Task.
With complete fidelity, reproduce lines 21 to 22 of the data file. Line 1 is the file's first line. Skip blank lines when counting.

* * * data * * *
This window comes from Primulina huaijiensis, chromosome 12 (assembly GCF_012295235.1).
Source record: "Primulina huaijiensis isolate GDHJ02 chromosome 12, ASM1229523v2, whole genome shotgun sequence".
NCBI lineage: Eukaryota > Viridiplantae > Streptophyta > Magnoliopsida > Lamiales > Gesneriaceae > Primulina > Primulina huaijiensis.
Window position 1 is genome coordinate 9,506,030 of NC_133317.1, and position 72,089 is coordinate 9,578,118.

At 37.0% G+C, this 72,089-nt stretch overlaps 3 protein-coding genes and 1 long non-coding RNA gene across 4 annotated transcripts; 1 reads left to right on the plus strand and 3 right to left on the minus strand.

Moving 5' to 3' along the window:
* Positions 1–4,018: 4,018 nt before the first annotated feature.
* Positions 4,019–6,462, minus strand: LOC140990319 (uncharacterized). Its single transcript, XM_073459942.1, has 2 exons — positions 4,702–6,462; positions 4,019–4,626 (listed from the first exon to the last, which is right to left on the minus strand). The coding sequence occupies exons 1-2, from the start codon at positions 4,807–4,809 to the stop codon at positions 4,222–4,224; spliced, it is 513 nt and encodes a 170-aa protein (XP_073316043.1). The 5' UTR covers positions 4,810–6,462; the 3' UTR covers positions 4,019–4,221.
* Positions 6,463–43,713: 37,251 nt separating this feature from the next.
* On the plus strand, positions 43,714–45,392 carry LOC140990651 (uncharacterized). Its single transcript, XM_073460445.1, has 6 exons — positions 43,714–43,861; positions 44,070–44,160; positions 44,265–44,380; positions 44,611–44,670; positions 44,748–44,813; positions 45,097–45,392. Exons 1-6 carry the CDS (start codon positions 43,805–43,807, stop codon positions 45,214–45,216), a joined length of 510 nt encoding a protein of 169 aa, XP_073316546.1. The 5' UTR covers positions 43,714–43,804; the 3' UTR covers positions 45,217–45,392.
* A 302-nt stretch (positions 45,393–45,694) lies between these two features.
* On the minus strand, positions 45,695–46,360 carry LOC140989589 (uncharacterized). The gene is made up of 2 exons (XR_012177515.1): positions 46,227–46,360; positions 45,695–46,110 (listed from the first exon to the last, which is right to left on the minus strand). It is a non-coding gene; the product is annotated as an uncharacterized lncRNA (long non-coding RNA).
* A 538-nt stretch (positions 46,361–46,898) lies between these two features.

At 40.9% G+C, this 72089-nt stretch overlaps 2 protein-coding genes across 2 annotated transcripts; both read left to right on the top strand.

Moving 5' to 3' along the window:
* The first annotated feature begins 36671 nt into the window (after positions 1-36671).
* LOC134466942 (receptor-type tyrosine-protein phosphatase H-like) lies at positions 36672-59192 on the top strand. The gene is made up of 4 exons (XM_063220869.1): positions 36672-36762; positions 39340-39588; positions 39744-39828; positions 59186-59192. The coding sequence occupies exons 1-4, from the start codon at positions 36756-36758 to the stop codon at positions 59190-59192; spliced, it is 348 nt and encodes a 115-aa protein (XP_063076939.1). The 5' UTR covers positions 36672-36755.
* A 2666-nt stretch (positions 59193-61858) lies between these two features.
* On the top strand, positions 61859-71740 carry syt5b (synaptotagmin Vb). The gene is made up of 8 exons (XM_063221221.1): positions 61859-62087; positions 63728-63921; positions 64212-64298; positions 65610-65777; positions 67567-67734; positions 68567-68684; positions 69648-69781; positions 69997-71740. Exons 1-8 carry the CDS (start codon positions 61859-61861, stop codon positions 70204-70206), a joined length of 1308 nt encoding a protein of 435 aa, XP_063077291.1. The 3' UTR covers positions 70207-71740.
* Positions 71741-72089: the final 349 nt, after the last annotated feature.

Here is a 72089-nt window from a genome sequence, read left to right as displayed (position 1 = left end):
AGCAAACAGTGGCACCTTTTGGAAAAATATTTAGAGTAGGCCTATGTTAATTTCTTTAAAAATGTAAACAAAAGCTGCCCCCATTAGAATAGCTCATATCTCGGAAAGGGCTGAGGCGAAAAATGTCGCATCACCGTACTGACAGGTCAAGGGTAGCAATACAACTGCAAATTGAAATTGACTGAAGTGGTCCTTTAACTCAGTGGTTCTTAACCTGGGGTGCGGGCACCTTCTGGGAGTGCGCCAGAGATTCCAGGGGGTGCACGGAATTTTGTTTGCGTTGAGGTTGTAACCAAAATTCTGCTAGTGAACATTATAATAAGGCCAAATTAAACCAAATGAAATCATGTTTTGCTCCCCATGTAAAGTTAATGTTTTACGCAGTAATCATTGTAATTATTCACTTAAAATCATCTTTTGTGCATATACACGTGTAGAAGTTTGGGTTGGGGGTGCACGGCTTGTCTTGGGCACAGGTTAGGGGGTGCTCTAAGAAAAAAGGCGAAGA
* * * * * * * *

Here is a 72089-nt window from a genome sequence, read left to right as displayed (position 1 = left end):
AGCAAACAGTGGCACCTTTTGGAAAAATATTTAGAGTAGGCCTATGTTAATTTCTTTAAAAATGTAAACAAAAGCTGCCCCCATTAGAATAGCTCATATCTCGGAAAGGGCTGAGGCGAAAAATGTCGCATCACCGTACTGACAGGTCAAGGGTAGCAATACAACTGCAAATTGAAATTGACTGAAGTGGTCCTTTAACTCAGTGGTTCTTAACCTGGGGTGCGGGCACCTTCTGGGAGTGCGCCAGAGATTCCAGGGGGTGCACGGAATTTTGTTTGCGTTGAGGTTGTAACCAAAATTCTGCTAGTGAACATTATAATAAGGCCAAATTAAACCAAATGAAATCATGTTTTGCTCCCCATGTAAAGTTAATGTTTTACGCAGTAATCATTGTAATTATTCACTTAAAATCATCTTTTGTGCATATACACGTGTAGAAGTTTGGGTTGGGGGTGCACGGCTTGTCTTGGGCACAGGTTAGGGGGTGCTCTAAGAAAAAAGGCGAAGA